Dine and dash
This article has multiple issues. Please help improve it or discuss these issues on the talk page. (Learn how and when to remove these template messages)(Learn how and when to remove this template message)
A dine and dash is a form of theft by fraud, in which a patron orders and consumes food and beverages from a restaurant or similar establishment with the intent not to pay. The act may involve the customer leaving the restaurant with the intent of evading payment, or, less commonly, of the patron eating the food and then stating that they do not have any money.
There are numerous slang variations for this act, such as "dine and ditch", "eat and run", "eat it and beat it", "lick it and split it", "bite and bolt", "doing a runner",
In English law, "dine and dash" falls under the crime of making off without payment introduced in 1978; the law was later copied in Northern Ireland and the Republic of Ireland. Simply failing to pay a bill when due is generally not a crime in most United States circumstances or jurisdictions. It is a contract debt, and the act is civil rather than criminal in nature. However, there are often laws that apply specifically to restaurants, hotels, and other circumstances, where the presumption is that the customer intended to never pay their bill in advance and therefore obtained the valuable services under false pretenses, a form of criminal fraud. In certain states, dining and dashing is not labelled as a criminal issue. For example, in California, it is considered a petty theft, while in Mississippi, it is a felony offense to refuse to pay a bill over $25.00. In one case, Paul Guadalupe Gonzales who become known as the “Dine-and-Dash Dater” was arrested and charged with 10 felonies after 13 women came forward about his actions.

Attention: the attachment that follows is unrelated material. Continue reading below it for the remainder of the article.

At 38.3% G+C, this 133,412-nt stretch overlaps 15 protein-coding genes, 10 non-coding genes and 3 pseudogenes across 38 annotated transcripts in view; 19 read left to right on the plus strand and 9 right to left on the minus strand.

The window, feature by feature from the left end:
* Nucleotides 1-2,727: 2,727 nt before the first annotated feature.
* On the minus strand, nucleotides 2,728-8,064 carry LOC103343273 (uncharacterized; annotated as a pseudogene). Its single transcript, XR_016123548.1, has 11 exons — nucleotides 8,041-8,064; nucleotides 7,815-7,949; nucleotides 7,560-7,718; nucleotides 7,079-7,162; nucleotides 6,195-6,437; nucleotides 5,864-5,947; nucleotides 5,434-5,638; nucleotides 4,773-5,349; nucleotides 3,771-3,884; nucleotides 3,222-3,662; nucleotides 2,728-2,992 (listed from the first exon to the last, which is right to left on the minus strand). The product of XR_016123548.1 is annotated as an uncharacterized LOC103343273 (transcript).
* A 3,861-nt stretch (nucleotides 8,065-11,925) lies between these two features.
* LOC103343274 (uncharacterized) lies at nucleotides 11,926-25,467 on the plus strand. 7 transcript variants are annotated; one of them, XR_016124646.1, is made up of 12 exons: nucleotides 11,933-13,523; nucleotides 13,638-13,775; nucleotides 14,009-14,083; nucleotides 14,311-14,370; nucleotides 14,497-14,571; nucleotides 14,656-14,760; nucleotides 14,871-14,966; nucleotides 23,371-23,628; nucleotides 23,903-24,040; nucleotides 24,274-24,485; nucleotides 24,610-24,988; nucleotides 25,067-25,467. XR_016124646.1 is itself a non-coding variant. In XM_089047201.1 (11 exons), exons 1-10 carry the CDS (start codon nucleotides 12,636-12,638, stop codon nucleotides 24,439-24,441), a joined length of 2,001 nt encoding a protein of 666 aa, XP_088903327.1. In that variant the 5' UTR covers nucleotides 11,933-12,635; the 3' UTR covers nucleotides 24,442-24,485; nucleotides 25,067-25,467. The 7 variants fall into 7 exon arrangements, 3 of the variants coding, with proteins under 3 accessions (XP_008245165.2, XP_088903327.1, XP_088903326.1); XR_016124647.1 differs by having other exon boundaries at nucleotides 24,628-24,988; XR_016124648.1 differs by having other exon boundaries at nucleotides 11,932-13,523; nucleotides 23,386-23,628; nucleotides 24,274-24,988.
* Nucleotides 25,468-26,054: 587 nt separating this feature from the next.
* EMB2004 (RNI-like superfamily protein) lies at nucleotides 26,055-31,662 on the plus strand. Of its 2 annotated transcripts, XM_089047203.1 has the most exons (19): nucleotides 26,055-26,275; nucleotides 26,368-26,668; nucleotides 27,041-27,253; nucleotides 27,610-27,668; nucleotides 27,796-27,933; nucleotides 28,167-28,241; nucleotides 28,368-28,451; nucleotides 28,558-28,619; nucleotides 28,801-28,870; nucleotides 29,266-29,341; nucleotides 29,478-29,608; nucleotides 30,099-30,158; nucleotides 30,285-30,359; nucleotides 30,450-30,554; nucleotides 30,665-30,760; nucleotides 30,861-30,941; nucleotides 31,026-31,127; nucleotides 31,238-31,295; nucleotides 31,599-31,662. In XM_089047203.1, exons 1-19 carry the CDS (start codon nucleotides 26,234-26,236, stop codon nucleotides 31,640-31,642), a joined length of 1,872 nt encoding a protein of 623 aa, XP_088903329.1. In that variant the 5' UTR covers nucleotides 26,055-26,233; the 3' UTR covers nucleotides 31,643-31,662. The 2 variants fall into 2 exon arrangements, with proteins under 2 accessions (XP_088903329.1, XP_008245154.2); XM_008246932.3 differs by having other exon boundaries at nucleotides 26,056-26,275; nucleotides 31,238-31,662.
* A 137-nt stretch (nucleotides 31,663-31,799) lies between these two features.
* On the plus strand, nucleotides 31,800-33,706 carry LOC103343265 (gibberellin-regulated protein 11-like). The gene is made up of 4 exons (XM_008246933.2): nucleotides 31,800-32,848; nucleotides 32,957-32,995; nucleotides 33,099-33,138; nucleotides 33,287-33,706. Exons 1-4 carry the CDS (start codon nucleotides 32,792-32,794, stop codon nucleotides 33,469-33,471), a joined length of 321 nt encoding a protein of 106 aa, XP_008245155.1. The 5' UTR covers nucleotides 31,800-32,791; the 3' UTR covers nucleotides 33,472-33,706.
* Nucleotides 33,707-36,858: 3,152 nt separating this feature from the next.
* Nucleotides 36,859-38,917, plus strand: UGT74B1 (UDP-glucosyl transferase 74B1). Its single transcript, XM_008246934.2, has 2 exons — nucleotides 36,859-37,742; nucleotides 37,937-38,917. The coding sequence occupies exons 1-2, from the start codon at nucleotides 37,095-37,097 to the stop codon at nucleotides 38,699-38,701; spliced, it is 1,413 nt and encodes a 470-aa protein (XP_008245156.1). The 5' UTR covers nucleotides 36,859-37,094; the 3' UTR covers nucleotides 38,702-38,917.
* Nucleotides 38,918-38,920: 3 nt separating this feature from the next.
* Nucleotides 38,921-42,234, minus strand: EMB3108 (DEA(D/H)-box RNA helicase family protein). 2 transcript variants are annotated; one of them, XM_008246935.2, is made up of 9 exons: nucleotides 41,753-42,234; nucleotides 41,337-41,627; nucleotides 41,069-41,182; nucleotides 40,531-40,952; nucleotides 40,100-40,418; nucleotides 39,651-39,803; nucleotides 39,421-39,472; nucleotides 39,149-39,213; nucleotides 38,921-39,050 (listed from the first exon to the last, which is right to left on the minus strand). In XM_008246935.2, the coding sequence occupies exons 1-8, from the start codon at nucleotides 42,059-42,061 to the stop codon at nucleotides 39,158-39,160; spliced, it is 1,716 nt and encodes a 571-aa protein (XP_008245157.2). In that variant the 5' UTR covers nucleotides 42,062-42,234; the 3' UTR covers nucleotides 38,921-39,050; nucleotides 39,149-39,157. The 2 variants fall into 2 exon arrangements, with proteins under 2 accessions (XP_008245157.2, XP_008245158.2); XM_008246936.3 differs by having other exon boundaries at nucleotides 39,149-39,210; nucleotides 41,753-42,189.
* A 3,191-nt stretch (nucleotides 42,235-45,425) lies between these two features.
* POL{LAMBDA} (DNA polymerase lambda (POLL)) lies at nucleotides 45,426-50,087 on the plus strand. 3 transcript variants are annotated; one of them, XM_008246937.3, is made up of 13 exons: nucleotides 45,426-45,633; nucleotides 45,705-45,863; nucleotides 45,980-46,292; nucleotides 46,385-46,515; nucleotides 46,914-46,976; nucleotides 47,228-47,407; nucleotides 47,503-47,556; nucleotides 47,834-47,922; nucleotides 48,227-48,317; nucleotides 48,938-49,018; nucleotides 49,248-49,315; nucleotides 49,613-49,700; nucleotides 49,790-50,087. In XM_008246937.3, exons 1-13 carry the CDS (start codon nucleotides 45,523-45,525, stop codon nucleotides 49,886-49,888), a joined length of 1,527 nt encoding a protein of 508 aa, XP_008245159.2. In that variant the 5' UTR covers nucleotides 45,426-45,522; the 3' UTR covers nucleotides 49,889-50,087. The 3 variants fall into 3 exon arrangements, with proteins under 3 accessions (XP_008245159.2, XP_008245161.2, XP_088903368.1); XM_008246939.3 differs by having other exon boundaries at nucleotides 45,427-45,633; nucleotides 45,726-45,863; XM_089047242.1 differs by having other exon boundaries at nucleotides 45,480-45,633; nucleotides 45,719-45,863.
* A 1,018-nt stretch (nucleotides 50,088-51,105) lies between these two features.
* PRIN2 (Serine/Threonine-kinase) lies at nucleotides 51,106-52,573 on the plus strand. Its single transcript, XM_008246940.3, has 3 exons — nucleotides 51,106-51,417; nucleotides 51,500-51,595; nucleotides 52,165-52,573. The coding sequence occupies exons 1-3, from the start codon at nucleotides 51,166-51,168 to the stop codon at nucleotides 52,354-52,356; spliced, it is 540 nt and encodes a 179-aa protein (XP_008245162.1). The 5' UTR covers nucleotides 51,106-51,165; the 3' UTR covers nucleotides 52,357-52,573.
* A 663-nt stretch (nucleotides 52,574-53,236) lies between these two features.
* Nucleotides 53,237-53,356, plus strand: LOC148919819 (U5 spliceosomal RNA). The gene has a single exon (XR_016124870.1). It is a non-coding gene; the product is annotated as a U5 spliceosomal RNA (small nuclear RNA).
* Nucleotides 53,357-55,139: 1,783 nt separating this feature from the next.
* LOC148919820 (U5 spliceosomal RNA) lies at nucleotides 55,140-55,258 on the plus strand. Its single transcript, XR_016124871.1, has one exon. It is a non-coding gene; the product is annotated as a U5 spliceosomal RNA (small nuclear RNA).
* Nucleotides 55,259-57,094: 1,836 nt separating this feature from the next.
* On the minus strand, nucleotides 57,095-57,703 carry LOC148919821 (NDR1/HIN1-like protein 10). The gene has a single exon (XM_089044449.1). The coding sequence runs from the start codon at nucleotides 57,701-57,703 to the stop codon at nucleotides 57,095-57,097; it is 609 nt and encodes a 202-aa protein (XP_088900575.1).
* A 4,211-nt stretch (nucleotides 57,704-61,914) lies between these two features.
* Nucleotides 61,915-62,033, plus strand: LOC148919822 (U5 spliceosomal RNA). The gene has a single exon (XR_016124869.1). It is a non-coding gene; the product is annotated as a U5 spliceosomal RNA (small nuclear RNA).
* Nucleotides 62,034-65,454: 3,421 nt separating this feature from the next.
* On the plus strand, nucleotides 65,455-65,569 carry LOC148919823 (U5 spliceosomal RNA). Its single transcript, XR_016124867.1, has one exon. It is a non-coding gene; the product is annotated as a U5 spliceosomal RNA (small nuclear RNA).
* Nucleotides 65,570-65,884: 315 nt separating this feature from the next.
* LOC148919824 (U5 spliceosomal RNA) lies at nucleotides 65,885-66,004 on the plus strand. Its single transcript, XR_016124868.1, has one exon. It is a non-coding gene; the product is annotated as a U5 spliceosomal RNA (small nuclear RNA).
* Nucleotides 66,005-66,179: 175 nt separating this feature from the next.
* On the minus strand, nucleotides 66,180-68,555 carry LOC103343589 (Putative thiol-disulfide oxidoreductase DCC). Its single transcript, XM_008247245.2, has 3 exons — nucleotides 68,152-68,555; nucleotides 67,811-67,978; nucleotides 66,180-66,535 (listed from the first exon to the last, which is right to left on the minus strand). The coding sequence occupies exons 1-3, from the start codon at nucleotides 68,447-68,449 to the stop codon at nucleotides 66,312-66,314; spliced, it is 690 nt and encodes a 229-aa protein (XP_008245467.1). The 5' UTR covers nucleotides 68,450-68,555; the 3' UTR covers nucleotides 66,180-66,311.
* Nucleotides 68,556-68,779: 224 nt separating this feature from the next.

Often, the establishment may make their employees pay the cost of customer theft to give them an incentive to police their customers. They may do so explicitly by deducting unpaid meals from wages or tips, or implicitly through an end-of-shift reconciliation system whereby the server is expected to provide enough cash and credit card receipts to cover the cost of their customers' meals, and keeps any surplus as tips. This is an illegal form of wage theft, and if the server is held responsible for tabs that are not paid, the employer is liable for paying the server back his or her stolen wages.
- Schultz, Connie (December 15, 2009). "The costs of getting stiffed shouldn't be the server's to pay". Cleveland Live.
- "Payment of Wages". Ontario Ministry of Labor. November 2009.
- British Columbia Ministry of Labour and Citizens' Services (2005). "Interpretation Guidelines Manual: British Columbia Employment Standards Act and Regulations".
- U.S. Department of Labor (2009). "Fact Sheet #16: Deductions From Wages for Uniforms and Other Facilities Under the Fair Labor Standards Act (FLSA)" (PDF).
- "Deductions that are not allowed" (PDF). Government of Alberta. September 2011.